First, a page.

Plot (from avonromance.com)
Miss Kate Daltry doesn’t believe in fairy tales . . .or happily ever after. Forced by her stepmother to attend a ball, Kate meets a prince . . . and decides he’s anything but charming. A clash of wits and wills ensues, but they both know their irresistible attraction will lead nowhere. For Gabriel is promised to another woman-a princess whose hand in marriage will fulfill his ruthless ambitions. Gabriel likes his fiancée, which is a welcome turn of events, but he doesn’t love her. Obviously, he should be wooing his bride-to-be, not the witty, impoverished beauty who refuses to fawn over him. Godmothers and glass slippers notwithstanding, this is one fairy tale in which destiny conspires to destroy any chance that Kate and Gabriel might have a happily ever after. Unless a prince throws away everything that makes him noble . . . Unless a dowry of an unruly heart trumps a fortune . . . Unless one kiss at the stroke of midnight changes everything.
Things I Loved
I read this book in July so my recollections are a bit fuzzy but this was both my first proper Regency and the first romance novel I read where I felt like the descriptions of sex weren’t realistic. (To be fair, I’d only read Nora Roberts and Jennifer Crusie before that…Nora’s sex scenes are kind of ridic and Crusie’s sometimes verge a little on the rape-y for my taste.) It’s a retelling of Cinderella set loosely in Regency England–it is a fairy tale after all.
What don’t I love about Eloisa James? Her books are the perfect blend of emotional authenticity, historical accuracy, and sheer ridiculousness. The catalyst for this particular story involves Kate’s stepsister, Victoria, being temporarily disfigured after her rat terrier bites her (in the dog’s defense, she was trying to feed him meat from her own mouth). Victoria’s fiancé needs to gain his cousin’s permission to marry–only his cousin is the exiled prince of a European principality who has moved half of his subjects and a veritable menagerie of animals to England. Since Victoria can’t be seen in public with an inflamed lip, the obvious solution is to make Kate go to the Prince’s ball disguised as Victoria. Even though she looks nothing like Victoria.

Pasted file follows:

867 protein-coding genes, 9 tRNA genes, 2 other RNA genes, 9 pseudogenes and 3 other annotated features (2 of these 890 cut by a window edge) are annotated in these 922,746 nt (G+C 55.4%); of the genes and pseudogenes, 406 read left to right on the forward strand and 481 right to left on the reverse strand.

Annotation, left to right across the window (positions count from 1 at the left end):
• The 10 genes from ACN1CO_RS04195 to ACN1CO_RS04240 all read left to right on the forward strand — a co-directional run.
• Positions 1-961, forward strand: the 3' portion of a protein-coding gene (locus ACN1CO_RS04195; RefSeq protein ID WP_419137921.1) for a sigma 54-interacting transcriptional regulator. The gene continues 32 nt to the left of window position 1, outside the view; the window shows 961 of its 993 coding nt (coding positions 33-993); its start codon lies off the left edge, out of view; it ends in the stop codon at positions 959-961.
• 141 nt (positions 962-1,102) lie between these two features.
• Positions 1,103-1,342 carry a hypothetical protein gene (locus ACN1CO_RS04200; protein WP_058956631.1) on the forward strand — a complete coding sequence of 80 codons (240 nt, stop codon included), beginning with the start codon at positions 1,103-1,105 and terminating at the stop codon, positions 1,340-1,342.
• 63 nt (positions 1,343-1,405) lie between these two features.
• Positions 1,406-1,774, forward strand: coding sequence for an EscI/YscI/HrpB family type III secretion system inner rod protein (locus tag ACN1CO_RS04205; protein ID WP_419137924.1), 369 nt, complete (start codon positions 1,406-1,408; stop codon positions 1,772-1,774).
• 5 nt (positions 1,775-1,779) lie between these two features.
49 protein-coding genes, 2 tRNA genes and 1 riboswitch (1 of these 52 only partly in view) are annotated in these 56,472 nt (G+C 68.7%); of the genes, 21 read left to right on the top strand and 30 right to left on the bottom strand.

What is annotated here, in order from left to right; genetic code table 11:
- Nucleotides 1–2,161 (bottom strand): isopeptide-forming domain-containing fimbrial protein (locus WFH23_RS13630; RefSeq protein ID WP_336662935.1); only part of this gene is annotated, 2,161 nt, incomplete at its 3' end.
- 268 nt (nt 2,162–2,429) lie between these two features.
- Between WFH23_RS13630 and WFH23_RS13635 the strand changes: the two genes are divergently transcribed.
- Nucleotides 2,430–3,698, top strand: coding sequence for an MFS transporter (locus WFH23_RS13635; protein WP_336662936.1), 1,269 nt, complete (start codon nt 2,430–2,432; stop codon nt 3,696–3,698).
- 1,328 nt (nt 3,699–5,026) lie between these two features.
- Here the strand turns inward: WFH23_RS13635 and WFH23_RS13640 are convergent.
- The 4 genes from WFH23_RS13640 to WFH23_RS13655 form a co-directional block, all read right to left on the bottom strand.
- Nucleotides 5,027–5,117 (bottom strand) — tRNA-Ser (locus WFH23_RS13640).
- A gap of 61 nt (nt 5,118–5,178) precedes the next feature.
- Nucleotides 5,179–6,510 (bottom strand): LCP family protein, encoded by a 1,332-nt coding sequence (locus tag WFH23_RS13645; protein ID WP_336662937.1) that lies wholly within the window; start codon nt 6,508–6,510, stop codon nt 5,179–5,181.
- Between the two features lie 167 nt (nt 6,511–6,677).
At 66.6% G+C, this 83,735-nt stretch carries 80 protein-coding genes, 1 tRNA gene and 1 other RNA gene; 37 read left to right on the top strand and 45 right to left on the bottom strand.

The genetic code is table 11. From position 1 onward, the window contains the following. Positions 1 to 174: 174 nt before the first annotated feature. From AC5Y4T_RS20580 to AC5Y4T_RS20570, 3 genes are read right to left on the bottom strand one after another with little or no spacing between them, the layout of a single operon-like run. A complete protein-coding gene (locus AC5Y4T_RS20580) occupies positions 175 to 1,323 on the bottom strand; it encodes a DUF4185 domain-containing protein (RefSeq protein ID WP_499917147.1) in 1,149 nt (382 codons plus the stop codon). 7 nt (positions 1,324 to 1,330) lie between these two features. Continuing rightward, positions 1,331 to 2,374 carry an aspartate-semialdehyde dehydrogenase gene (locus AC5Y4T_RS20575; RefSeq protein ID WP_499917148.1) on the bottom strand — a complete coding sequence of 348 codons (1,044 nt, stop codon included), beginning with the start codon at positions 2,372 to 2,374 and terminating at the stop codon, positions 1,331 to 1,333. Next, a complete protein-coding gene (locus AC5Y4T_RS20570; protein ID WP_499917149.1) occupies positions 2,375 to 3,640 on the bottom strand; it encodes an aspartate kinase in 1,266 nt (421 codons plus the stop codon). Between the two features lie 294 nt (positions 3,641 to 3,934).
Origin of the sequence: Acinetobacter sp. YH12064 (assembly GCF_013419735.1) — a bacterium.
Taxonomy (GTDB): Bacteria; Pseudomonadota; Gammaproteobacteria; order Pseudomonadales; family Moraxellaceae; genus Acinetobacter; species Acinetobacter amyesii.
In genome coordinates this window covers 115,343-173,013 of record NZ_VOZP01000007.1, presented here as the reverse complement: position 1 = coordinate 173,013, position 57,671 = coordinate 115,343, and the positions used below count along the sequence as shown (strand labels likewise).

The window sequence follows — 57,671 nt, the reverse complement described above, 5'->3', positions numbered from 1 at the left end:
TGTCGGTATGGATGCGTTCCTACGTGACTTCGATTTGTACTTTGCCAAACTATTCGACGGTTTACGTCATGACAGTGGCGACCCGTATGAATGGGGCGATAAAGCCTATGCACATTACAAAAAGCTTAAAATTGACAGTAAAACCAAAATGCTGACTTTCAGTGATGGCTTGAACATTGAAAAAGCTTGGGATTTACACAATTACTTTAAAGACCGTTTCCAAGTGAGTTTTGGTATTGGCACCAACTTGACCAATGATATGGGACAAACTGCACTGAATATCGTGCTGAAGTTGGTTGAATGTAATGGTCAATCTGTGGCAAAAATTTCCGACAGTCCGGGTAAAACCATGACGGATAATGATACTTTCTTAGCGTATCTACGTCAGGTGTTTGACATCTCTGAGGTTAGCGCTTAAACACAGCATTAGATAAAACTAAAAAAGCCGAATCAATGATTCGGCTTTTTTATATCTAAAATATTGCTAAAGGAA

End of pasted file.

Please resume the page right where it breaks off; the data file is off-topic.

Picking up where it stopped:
Enter: hideous clothing, wigs, wax breast enhancers, French letters, saucy godmothers, fireworks, near-drownings, secret trysts, secret gardens, and some very appalling behavior.
And Gabriel, the prince in question, who is devilishly handsome, madly in love with Kate, and engaged to a princess. He believes his marriage will be the best solution for his political situation. Kate, because she’s awesome, doesn’t put up with his bs and–when he inevitably realizes his mistake–she makes him grovel, which makes her my kind of woman.
Also, bonus points for fairy tale retellings! I am a huge fairy tale geek. HUGE. (Like, written as-yet-unpublished journal articles on YA novelizations of fairy tales.) I originally bought this because it was featured as an e-book deal on the SurLaLune Fairy Tales Blog, and I figured that $1.99 was a great price for a questionable Cinderella retelling. It was absolutely worth every penny.
None for me personally! It is a bit on the ridiculous and fluffy side. While Eloisa James is usually meticulous in her historical accuracy, she says in the afterword that this series is sort of fantastical so she was a little bit looser in her language here. The sex scenes are fairly explicit (less than Tessa Dare but more than Georgette Heyer) as well. So if you like sex-free and/or rigorously accurate historical romances, this series might not be for you.
2/4 chili peppers (1 being a step above a sex-free gentle romance, 4 being an all-sex-and-no-plot romance). Proceed with caution if you’re more Georgette Heyer than Ellora’s Cave.